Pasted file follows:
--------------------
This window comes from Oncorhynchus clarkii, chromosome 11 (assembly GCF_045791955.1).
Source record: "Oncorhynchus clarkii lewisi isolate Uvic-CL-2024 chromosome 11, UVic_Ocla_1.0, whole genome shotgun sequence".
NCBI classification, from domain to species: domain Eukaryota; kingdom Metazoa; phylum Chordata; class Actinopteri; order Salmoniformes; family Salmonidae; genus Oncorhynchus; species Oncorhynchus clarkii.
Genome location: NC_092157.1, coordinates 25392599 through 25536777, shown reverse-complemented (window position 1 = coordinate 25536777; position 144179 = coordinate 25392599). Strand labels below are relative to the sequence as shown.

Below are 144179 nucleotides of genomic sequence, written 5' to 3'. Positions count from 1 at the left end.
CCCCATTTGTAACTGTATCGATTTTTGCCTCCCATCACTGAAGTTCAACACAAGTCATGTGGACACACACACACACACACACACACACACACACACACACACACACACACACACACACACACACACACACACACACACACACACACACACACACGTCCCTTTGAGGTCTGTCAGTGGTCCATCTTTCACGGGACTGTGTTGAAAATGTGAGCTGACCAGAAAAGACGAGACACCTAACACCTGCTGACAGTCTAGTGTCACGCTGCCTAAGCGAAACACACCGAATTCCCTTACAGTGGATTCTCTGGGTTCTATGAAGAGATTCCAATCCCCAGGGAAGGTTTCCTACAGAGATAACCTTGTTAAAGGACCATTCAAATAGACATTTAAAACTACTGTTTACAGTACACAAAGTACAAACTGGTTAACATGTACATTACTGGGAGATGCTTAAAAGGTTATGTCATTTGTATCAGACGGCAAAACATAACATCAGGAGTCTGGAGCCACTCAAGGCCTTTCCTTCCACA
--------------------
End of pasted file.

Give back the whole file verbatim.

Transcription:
This window comes from Oncorhynchus clarkii, chromosome 11 (assembly GCF_045791955.1).
Source record: "Oncorhynchus clarkii lewisi isolate Uvic-CL-2024 chromosome 11, UVic_Ocla_1.0, whole genome shotgun sequence".
NCBI classification, from domain to species: domain Eukaryota; kingdom Metazoa; phylum Chordata; class Actinopteri; order Salmoniformes; family Salmonidae; genus Oncorhynchus; species Oncorhynchus clarkii.
Genome location: NC_092157.1, coordinates 25392599 through 25536777, shown reverse-complemented (window position 1 = coordinate 25536777; position 144179 = coordinate 25392599). Strand labels below are relative to the sequence as shown.

Below are 144179 nucleotides of genomic sequence, written 5' to 3'. Positions count from 1 at the left end.
CCCCATTTGTAACTGTATCGATTTTTGCCTCCCATCACTGAAGTTCAACACAAGTCATGTGGACACACACACACACACACACACACACACACACACACACACACACACACACACACACACACACACACACACACACACACACACACACACACACGTCCCTTTGAGGTCTGTCAGTGGTCCATCTTTCACGGGACTGTGTTGAAAATGTGAGCTGACCAGAAAAGACGAGACACCTAACACCTGCTGACAGTCTAGTGTCACGCTGCCTAAGCGAAACACACCGAATTCCCTTACAGTGGATTCTCTGGGTTCTATGAAGAGATTCCAATCCCCAGGGAAGGTTTCCTACAGAGATAACCTTGTTAAAGGACCATTCAAATAGACATTTAAAACTACTGTTTACAGTACACAAAGTACAAACTGGTTAACATGTACATTACTGGGAGATGCTTAAAAGGTTATGTCATTTGTATCAGACGGCAAAACATAACATCAGGAGTCTGGAGCCACTCAAGGCCTTTCCTTCCACA